Kari PayneMy educational background includes: Exercise Science undergraduate degree from the University of Alaska, state of Maine certificate in regular education (K-8 020) from the University of New England, a special education certificate (birth to 5, 282) from University of Maine Farmington and most recently I am completing my last course for the graduate program at the University of Maine Orono in Special Education, Early Intervention. I have been working in the education field for 20 years, with 13 of those years with Sandcastle Clinical and Educational Services as an inclusion classroom special education teacher for children 18 months to 3 years old. As an educator with the passion to serve the youngest population, I feel the need to continually pursue the highest level of understanding and knowledge available in order to be an effective communicator, versed in all areas of early childhood development, teaching strategies and advocacy. I am also a parent of 4 children, 2 of which have a diagnosed disability and Individual Education Plans within the school system. I have served on many school committees including the leadership roles of: Vice president of the Martel Elementary School PTO, Girl Scout Leader of troop 1230 and Secretary of the Lewiston High Boys Lacrosse Boosters Club. I can bring a different perspective weaving my experience from life and work. I want to be more impactful as I learn how policy can be impacted by advocacy and to impart knowledge to improve the health of children and youth with disabilities and for their families. I recognize that there is strength in numbers and value collaboration to make a collective voice. Leadership is less daunting when working with others, sharing the passion and workload.

 

Desiree PeñaI am a licensed speech-language pathologist who has lived in several states along the east coast. Prior to my professional transition to speech-language pathology, I taught high school Spanish and English as a Second Language (ESL). My role as the school’s ESL teacher was professionally transformative for me, as I learned to become an advocate for students who were learning English as well as to engage collaboratively with other teachers, counselors, and administrators to support better practices around differentiated instruction and student-tailored accommodations. While living in Georgia, I worked as an assistant preschool teacher at a listening and spoken language program for children who are deaf or hard of hearing. In this program, I also served as an interpreter and translator for Spanish-speaking families. This role later expanded to include designing parent and teacher materials in the form of an online weekly newsletter that also served as a community resource for early interventionists in the state of Georgia. I earned my master’s in Communication Sciences and Disorders at the University of Georgia, where I treated individuals with a variety of speech and language disorders across the lifespan. As part of my graduate training, I completed a thesis project examining the impact of dual language intervention on a bilingual elementary student with autism spectrum disorder. Currently, I continue to work with preschoolers as well as school-age children in various programs in the greater Bangor area. Working alongside families and children, ages birth to five, has galvanized my desire to improve advocacy efforts for providing early intervention, evidence-based services, and increased community inclusion for children with disabilities.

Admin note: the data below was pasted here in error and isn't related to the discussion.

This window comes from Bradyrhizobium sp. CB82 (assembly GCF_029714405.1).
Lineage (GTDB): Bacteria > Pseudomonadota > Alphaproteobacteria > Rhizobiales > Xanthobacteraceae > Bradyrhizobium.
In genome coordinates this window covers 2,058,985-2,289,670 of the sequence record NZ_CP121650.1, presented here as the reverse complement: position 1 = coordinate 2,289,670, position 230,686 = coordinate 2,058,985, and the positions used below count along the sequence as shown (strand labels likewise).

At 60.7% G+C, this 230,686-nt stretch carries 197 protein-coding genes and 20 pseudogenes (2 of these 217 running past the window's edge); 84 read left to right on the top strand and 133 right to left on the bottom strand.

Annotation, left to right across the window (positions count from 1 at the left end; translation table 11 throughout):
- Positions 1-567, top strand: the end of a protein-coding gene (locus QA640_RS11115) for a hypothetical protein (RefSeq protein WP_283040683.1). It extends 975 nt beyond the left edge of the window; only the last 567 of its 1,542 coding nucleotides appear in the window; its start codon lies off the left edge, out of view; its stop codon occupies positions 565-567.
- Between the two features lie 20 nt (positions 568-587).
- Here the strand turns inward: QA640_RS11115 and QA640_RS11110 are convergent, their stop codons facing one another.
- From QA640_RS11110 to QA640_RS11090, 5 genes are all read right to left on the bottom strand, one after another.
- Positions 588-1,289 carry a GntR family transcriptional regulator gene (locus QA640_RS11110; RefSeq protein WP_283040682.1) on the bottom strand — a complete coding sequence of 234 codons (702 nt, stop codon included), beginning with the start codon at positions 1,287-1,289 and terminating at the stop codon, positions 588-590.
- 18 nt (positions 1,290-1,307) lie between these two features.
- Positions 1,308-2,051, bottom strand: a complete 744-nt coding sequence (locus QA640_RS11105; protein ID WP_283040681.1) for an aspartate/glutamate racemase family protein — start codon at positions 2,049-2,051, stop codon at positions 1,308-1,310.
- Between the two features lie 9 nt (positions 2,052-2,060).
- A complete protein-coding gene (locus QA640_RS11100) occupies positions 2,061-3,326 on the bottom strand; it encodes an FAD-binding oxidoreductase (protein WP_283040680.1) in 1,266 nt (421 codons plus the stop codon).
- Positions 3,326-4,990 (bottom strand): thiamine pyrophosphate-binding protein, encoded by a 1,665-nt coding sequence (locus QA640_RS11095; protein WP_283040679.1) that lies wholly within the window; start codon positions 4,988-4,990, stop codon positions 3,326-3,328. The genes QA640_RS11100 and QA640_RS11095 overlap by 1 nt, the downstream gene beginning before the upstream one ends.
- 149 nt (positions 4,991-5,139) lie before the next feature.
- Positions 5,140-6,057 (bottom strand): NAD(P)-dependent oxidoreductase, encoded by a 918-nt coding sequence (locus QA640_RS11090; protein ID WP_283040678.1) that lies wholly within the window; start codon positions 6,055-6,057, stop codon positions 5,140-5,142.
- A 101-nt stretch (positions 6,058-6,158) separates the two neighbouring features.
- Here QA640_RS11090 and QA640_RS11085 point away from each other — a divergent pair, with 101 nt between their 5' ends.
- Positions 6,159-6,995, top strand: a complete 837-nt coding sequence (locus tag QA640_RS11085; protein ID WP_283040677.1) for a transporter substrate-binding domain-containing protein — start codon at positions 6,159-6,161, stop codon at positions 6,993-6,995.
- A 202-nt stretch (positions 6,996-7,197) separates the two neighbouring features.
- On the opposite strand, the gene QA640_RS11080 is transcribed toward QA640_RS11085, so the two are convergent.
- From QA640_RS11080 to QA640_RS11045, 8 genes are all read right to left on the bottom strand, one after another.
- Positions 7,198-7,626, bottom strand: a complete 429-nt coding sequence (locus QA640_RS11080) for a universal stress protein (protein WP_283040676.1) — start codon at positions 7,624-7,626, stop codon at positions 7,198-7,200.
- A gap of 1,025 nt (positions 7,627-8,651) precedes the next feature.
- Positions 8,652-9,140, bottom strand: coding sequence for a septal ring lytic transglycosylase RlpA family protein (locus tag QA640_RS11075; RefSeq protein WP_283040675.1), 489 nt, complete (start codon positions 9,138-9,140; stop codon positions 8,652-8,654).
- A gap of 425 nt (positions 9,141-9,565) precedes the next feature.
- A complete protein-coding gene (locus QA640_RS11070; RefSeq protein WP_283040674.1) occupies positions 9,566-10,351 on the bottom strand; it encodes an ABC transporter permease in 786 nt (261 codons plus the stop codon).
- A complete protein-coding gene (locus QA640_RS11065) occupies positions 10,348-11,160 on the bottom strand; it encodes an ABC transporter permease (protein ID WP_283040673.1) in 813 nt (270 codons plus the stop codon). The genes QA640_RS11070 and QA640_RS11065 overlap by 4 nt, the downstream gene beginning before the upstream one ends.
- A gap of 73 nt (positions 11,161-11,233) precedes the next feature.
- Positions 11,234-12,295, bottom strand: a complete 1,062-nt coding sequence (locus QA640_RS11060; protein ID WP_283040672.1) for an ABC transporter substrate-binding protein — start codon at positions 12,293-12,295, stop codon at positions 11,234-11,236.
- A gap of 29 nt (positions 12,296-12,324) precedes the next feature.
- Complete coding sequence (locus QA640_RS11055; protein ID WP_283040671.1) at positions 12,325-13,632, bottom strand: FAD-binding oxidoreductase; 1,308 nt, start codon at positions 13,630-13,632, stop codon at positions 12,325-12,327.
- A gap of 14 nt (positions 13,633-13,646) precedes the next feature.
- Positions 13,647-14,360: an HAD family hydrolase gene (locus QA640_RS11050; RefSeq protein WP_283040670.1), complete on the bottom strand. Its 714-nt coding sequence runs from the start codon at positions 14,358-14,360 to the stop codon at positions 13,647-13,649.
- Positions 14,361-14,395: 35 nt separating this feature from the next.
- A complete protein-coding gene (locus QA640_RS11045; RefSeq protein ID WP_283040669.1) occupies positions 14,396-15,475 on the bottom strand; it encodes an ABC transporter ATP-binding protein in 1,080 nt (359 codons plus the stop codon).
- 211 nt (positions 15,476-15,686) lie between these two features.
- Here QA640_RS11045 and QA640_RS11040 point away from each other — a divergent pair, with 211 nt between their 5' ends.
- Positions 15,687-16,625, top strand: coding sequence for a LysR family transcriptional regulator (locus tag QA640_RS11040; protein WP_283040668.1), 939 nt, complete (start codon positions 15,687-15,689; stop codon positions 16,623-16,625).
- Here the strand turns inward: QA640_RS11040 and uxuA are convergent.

Deborah TardifMy name is Deborah Tardif and I am a 48-year-old female living in the Jay area, which is in Central Maine. My experience both personally and professionally is varied. I am a Reiki Master, I have a Bachelor of Science in Mental Health and Human Services, and an Associates of Art, in Liberal Studies. I am certified as a DSP, BHP, and MHRT-C. Currently, I am working as an Adult Case Manager with Kennebec Behavioral Health. I worked as an Adult Education teacher for approximately three years with students of all ages some with learning disabilities. I taught Math, English, living skills and several beginning computer classes to senior citizens. I worked with America Corps, part of the Aims High Program, as a volunteer at the local high school. I worked as a DSP with adults and children who had autism. I worked as a BHP with children who had behavioral issues. These are just some of the various jobs that I have done over the last 25 years.

Cynthia ThielenI graduated with a BA in Journalism with a Studio Art Minor from the University of Maine. Much of my interest involved photography. Occasionally writing for the Penobscot Bay Press as a student intern. I’ve experienced what disability advocacy is like because my mother has spent several years speaking up for what I need whether it was IEP meetings at school or local workshops and community groups. I’m an autistic self-advocate and I received special ed support since elementary school and was formally diagnosed with Asperger’s Syndrome at 13. I can be shy and my voice has always been somewhat high pitch, but it’s gotten better. I’ve always wondered how I can help other disabled people in the community, so I hope this training can lead me to doing just that.